Dental enamel study suggests differences in Neanderthal and Paleolithic human childhood stress

Dental enamel study suggests differences in Neanderthal and ...

Neanderthal children (who lived between 400,000 and 40,000 years ago) and modern human children living during the Upper Paleolithic era (between 50,000 and 12,000 years ago) may have faced similar levels of childhood stress but at different developmental stages, according to a study published in Scientific Reports. The authors suggest that these findings could reflect differences in childcare and other behavioral strategies between the two species.

Laura Limmer, Sireen El Zaatari and colleagues analyzed the dental enamel of 423 Neanderthal teeth (from 74 Homo neanderthalensis individuals) and 444 Upper Paleolithic humans (from 102 Homo sapiens individuals). They investigated early-life stress in these individuals by identifying horizontal grooves of thinner enamel, which previous research has demonstrated can be associated with childhood stressors such as illness, infections, malnutrition, nutritional deficiencies, and trauma.

The authors found that the overall likelihood of enamel defects was similar in both Neanderthal and Upper Paleolithic modern human teeth but that the developmental stages that these defects were likely to occur in varied between both species.

Among Upper Paleolithic humans, enamel defects were more likely to occur around the ages weaning is estimated to have occurred—between one and three years of age—than after the estimated weaning period. Among Neanderthals, enamel defects were more likely to begin to appear with the expected weaning period (around one year of age), before peaking during the post-weaning period (between two and four years of age) and then decreasing.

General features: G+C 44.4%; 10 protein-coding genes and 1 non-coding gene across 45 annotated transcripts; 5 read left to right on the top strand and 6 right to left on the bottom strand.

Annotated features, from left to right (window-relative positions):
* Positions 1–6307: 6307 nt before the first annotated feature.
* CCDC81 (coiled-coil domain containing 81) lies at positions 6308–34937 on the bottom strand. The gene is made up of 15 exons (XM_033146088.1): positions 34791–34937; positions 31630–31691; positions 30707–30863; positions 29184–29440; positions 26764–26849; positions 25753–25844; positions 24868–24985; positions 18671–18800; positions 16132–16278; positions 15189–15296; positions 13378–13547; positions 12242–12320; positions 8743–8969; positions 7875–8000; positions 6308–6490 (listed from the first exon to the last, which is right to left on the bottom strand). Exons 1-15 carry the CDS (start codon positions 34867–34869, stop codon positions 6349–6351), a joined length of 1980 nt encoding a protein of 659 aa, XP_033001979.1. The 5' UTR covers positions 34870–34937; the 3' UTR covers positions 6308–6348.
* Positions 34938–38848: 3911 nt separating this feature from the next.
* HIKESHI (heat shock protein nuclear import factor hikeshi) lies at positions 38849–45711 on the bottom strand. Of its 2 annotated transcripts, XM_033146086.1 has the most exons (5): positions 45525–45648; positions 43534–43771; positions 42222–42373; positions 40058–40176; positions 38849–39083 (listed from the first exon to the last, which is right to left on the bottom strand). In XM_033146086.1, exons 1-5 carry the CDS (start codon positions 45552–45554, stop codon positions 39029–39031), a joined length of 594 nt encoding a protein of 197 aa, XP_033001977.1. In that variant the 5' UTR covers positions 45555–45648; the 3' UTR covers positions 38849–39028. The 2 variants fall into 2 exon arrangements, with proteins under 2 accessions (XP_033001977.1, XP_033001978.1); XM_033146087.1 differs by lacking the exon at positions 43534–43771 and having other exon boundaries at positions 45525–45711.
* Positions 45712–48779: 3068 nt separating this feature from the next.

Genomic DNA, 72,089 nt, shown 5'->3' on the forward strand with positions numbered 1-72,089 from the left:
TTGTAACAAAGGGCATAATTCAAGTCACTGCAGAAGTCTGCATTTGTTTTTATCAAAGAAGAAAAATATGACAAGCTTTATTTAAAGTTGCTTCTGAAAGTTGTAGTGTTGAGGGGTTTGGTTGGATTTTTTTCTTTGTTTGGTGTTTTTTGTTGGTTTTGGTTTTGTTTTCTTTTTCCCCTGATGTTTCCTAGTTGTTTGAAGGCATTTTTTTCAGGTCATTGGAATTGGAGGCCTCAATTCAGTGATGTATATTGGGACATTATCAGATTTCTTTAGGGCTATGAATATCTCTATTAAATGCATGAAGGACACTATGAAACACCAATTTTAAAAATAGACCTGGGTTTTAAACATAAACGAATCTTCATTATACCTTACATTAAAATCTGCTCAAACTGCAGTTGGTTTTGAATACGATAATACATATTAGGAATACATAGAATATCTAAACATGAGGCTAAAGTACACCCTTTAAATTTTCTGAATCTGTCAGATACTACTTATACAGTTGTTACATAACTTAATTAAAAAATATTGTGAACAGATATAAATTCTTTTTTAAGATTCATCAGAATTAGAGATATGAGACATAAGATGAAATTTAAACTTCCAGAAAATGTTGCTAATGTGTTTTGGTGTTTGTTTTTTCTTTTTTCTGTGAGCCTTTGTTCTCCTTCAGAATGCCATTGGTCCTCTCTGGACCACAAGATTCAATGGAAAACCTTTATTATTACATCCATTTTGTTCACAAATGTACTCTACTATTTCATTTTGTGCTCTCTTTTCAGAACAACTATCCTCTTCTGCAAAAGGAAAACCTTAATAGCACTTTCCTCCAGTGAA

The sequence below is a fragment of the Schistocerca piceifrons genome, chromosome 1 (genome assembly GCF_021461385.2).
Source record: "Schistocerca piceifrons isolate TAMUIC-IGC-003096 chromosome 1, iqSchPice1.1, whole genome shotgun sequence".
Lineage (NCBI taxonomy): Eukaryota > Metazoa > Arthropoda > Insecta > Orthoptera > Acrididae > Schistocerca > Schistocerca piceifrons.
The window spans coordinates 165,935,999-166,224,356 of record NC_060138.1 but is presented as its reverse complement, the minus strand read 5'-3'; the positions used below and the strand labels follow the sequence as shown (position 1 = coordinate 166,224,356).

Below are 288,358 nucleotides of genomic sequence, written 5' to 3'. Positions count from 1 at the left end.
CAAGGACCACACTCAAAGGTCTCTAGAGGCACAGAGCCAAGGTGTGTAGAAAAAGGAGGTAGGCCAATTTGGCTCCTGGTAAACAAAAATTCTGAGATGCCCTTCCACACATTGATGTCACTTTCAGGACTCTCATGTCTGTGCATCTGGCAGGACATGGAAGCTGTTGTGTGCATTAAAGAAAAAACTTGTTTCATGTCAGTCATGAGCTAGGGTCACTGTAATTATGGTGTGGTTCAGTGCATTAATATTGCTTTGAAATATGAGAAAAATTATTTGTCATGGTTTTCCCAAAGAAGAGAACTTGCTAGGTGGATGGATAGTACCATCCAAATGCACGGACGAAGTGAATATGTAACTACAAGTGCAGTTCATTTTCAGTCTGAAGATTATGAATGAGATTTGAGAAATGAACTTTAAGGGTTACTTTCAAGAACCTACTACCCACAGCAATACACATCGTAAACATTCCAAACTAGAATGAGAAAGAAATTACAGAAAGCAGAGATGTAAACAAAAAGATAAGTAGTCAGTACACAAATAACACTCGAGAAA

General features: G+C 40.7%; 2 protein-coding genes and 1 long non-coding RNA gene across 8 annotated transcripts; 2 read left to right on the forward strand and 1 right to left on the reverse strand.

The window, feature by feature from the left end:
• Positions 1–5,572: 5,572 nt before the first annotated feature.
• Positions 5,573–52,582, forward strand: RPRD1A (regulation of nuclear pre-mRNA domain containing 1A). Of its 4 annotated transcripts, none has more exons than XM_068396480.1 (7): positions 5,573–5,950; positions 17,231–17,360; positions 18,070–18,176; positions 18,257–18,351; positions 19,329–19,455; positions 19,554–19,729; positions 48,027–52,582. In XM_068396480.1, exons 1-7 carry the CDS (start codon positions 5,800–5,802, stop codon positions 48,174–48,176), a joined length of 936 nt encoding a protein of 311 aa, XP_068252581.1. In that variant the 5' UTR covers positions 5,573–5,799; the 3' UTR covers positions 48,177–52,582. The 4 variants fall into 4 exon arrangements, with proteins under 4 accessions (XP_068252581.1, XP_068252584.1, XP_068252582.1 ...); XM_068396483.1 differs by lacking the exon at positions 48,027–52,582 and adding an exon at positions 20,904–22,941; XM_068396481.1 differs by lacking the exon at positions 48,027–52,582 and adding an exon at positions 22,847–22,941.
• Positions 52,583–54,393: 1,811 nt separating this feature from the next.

The authors hypothesize that the stress experienced by Paleolithic human children during weaning could have been caused by increasing energy demands raising the risk of malnutrition.

They propose that Upper Paleolithic humans may have helped reduce developmental stress in children after weaning through strategies such as encouraging prolonged dependence on parents, exploiting resources more efficiently, and providing children with access to food.

They suggest that these strategies may not have been used by Neanderthals and that this could have contributed to long-term survival advantages for modern humans compared to Neanderthals.

More information:
Laura Limmer, Differences in childhood stress between Neanderthals and early modern humans as reflected by dental enamel growth disruptions, Scientific Reports (2024). DOI: 10.1038/s41598-024-61321-x.

Provided by
Nature Publishing Group

Dental enamel study suggests differences in Neanderthal and Paleolithic human childhood stress (2024, May 23)

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